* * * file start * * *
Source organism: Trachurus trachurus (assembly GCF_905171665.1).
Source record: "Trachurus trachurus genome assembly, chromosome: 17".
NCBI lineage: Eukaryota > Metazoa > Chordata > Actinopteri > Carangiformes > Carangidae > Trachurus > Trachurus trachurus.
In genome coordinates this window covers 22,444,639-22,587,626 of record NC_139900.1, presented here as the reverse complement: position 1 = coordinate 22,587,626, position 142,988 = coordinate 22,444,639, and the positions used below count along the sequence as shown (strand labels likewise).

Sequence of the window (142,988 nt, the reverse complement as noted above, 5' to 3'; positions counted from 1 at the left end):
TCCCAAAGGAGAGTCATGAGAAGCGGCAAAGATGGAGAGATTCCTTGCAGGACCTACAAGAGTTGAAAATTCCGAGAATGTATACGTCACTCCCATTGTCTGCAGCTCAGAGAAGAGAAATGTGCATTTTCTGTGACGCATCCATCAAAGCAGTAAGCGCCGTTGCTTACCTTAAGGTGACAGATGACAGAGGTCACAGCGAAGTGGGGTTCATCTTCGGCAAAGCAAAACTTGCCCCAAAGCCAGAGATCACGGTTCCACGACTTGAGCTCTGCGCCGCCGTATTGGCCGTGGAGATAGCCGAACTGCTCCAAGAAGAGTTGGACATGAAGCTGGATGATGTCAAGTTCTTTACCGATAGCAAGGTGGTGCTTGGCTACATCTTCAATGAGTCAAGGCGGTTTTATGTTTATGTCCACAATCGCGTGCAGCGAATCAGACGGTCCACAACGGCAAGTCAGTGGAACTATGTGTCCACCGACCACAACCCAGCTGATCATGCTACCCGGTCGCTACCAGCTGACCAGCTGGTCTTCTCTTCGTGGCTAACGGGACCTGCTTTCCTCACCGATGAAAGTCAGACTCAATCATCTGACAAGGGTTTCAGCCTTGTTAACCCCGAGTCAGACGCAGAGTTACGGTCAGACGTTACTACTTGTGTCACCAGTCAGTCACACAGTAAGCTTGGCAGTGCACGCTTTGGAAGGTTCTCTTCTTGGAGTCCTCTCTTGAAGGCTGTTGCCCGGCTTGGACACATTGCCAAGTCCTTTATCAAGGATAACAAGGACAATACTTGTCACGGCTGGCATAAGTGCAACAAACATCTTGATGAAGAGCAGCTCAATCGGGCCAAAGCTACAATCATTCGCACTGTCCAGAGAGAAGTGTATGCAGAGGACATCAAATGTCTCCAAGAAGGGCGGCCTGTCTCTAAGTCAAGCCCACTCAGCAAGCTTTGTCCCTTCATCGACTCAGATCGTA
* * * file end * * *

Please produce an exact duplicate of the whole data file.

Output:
Source organism: Trachurus trachurus (assembly GCF_905171665.1).
Source record: "Trachurus trachurus genome assembly, chromosome: 17".
NCBI lineage: Eukaryota > Metazoa > Chordata > Actinopteri > Carangiformes > Carangidae > Trachurus > Trachurus trachurus.
In genome coordinates this window covers 22,444,639-22,587,626 of record NC_139900.1, presented here as the reverse complement: position 1 = coordinate 22,587,626, position 142,988 = coordinate 22,444,639, and the positions used below count along the sequence as shown (strand labels likewise).

Sequence of the window (142,988 nt, the reverse complement as noted above, 5' to 3'; positions counted from 1 at the left end):
TCCCAAAGGAGAGTCATGAGAAGCGGCAAAGATGGAGAGATTCCTTGCAGGACCTACAAGAGTTGAAAATTCCGAGAATGTATACGTCACTCCCATTGTCTGCAGCTCAGAGAAGAGAAATGTGCATTTTCTGTGACGCATCCATCAAAGCAGTAAGCGCCGTTGCTTACCTTAAGGTGACAGATGACAGAGGTCACAGCGAAGTGGGGTTCATCTTCGGCAAAGCAAAACTTGCCCCAAAGCCAGAGATCACGGTTCCACGACTTGAGCTCTGCGCCGCCGTATTGGCCGTGGAGATAGCCGAACTGCTCCAAGAAGAGTTGGACATGAAGCTGGATGATGTCAAGTTCTTTACCGATAGCAAGGTGGTGCTTGGCTACATCTTCAATGAGTCAAGGCGGTTTTATGTTTATGTCCACAATCGCGTGCAGCGAATCAGACGGTCCACAACGGCAAGTCAGTGGAACTATGTGTCCACCGACCACAACCCAGCTGATCATGCTACCCGGTCGCTACCAGCTGACCAGCTGGTCTTCTCTTCGTGGCTAACGGGACCTGCTTTCCTCACCGATGAAAGTCAGACTCAATCATCTGACAAGGGTTTCAGCCTTGTTAACCCCGAGTCAGACGCAGAGTTACGGTCAGACGTTACTACTTGTGTCACCAGTCAGTCACACAGTAAGCTTGGCAGTGCACGCTTTGGAAGGTTCTCTTCTTGGAGTCCTCTCTTGAAGGCTGTTGCCCGGCTTGGACACATTGCCAAGTCCTTTATCAAGGATAACAAGGACAATACTTGTCACGGCTGGCATAAGTGCAACAAACATCTTGATGAAGAGCAGCTCAATCGGGCCAAAGCTACAATCATTCGCACTGTCCAGAGAGAAGTGTATGCAGAGGACATCAAATGTCTCCAAGAAGGGCGGCCTGTCTCTAAGTCAAGCCCACTCAGCAAGCTTTGTCCCTTCATCGACTCAGATCGTA